Celebrex May Be Safe for Ulcerative Colitis
Painkiller Didn't Cause Ulcerative Colitis Flare-up in Study
WebMD News Archive
Nov. 2, 2004 (Orlando) -- Treating pain can be a challenge in people with ulcerative colitis since many painkillers can cause a flare-up of the disease. But a new study shows that Celebrex can be safely used without concern of causing an ulcerative colitis flare-up.The new Celebrex study doesn't address long-term risk, says lead researcher William Sandborn of the Mayo Clinic in Rochester, Minn. Problems in the intestines, which is what interested Sandborn in his study, typically occur early rather than late in treatment, he says. So the Celebrex study only reports on the effects of 14 days of treatment with 200 mg of Celebrex twice a day.
A close cousin to Celebrex, Vioxx, was removed from the market last month after it was linked to heart disease and stroke in patients that took the medication for at least 18 months. While more research is needed to confirm that Celebrex does not also have this concern, the research thus far appears to show that Celebrex is safe in that regard.
Celebrex Safe for Ulcerative Colitis
Sandborn says his study enrolled 222 patients, all of whom had ulcerative colitis that was in remission. The patients were randomly assigned to take either Celebrex or a placebo. The study was funded by Pfizer, the maker of Celebrex. Pfizer is a WebMD sponsor.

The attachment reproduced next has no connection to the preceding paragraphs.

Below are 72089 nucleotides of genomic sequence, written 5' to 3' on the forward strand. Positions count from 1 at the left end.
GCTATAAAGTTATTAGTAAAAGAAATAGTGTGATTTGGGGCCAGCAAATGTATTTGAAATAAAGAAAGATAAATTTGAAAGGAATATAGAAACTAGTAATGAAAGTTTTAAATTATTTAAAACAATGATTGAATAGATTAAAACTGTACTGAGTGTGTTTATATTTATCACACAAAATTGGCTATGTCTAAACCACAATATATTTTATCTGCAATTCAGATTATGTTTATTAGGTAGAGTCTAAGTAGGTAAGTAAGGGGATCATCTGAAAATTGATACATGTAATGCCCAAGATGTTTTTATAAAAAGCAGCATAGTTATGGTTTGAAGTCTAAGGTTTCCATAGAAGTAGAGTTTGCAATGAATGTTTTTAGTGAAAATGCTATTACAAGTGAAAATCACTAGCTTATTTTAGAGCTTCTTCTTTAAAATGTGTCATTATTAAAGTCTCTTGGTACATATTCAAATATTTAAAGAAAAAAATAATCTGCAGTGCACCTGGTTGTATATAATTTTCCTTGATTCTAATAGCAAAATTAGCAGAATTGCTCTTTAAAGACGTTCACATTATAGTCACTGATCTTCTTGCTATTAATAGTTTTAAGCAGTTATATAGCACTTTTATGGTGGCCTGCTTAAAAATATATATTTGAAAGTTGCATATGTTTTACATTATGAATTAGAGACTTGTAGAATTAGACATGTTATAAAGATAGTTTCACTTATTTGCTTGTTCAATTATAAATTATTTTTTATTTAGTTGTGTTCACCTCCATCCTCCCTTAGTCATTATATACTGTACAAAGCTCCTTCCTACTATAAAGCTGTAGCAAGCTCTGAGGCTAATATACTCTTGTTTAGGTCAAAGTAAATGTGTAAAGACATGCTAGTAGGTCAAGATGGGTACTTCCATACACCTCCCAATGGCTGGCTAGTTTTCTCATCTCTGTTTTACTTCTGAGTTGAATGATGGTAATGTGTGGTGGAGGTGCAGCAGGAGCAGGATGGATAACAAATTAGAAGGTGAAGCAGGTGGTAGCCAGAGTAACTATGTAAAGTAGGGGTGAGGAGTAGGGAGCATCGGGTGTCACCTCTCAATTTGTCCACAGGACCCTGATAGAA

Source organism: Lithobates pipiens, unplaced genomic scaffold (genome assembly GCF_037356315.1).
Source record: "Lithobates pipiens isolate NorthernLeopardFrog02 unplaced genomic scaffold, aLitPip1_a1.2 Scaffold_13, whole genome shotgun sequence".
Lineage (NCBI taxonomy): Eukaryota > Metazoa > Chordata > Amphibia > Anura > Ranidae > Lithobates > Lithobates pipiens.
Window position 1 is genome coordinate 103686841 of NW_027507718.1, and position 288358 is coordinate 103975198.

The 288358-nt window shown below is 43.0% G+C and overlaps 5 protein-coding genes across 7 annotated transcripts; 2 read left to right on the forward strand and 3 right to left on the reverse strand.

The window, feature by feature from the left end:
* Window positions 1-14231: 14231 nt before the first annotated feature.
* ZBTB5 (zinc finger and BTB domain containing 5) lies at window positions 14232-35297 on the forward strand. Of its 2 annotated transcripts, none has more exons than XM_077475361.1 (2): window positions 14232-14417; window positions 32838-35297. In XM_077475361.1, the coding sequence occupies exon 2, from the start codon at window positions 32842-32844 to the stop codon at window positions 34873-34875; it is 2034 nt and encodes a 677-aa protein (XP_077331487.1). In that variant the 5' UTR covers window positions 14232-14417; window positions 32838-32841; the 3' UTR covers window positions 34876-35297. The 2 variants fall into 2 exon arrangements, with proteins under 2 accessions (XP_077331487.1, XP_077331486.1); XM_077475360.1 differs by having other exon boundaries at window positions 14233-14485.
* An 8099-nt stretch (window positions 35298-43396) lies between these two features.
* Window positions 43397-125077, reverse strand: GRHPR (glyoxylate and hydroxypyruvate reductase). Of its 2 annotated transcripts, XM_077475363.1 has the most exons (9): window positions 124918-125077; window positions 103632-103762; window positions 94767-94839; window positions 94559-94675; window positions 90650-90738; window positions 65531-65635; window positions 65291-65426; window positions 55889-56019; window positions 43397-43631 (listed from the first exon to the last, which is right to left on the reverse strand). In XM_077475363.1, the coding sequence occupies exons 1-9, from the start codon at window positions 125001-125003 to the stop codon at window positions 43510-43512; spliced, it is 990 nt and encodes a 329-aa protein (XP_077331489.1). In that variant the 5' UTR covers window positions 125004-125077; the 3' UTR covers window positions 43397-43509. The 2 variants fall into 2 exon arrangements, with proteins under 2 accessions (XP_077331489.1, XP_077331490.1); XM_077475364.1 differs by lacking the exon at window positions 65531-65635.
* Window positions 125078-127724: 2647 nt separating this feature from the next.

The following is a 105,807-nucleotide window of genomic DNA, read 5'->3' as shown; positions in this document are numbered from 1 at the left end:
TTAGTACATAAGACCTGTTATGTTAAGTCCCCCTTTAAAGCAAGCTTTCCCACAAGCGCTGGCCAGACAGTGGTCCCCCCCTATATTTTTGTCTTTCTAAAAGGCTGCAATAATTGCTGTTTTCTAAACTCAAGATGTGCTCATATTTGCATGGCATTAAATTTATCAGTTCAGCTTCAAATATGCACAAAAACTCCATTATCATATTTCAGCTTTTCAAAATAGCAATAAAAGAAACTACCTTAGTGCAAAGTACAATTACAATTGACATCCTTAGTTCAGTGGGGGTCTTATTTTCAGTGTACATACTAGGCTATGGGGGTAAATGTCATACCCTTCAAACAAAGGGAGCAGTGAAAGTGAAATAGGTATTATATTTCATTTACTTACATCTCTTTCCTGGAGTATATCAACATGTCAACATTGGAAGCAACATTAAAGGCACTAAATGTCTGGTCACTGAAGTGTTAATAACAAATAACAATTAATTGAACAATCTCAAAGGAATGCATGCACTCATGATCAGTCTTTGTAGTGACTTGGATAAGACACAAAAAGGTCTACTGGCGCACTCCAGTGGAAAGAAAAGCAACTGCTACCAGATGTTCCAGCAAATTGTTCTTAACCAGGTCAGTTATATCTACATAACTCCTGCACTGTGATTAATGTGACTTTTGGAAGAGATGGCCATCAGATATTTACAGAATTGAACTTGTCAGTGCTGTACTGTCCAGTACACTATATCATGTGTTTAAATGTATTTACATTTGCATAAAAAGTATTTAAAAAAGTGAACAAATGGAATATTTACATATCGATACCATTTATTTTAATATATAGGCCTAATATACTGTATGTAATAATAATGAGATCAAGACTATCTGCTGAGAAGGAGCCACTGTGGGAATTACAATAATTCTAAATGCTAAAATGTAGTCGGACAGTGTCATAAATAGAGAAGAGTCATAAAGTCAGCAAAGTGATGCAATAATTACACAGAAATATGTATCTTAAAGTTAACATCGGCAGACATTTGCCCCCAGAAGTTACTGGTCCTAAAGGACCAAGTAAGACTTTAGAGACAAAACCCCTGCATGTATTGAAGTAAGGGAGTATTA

Sandborn says Celebrex didn't trigger any ulcerative colitis flare-ups, and patients taking the drug did slightly better than patients taking the placebo. "The relapse rate in the placebo [group] was 5%, and in the [Celebrex group] it was 3%."
Ulcerative colitis patients taking Celebrex also seemed to fare better with disease severity. When researchers examined biopsy specimens, they saw "an increase in disease severity in the placebo patients," Sandborn says.
He says ulcerative colitis patients often have significant pain from arthritis or joint pain and frequently use anti-inflammatory drugs to treat the pain. However, traditional anti-inflammatory drugs, like ibuprofen and naproxen, have been linked to ulcerative colitis flare-ups. This study suggests that Celebrex is a good alternative to other anti-inflammatory drugs.
Harris Clearfield, MD, a professor at Drexel University College of Medicine in Philadelphia, tells WebMD the findings "do make me somewhat more confident in prescribing [Celebrex] to ulcerative colitis patients who are in remission." He says that it will, however, be necessary to monitor patients for potential side-effects of long-term use.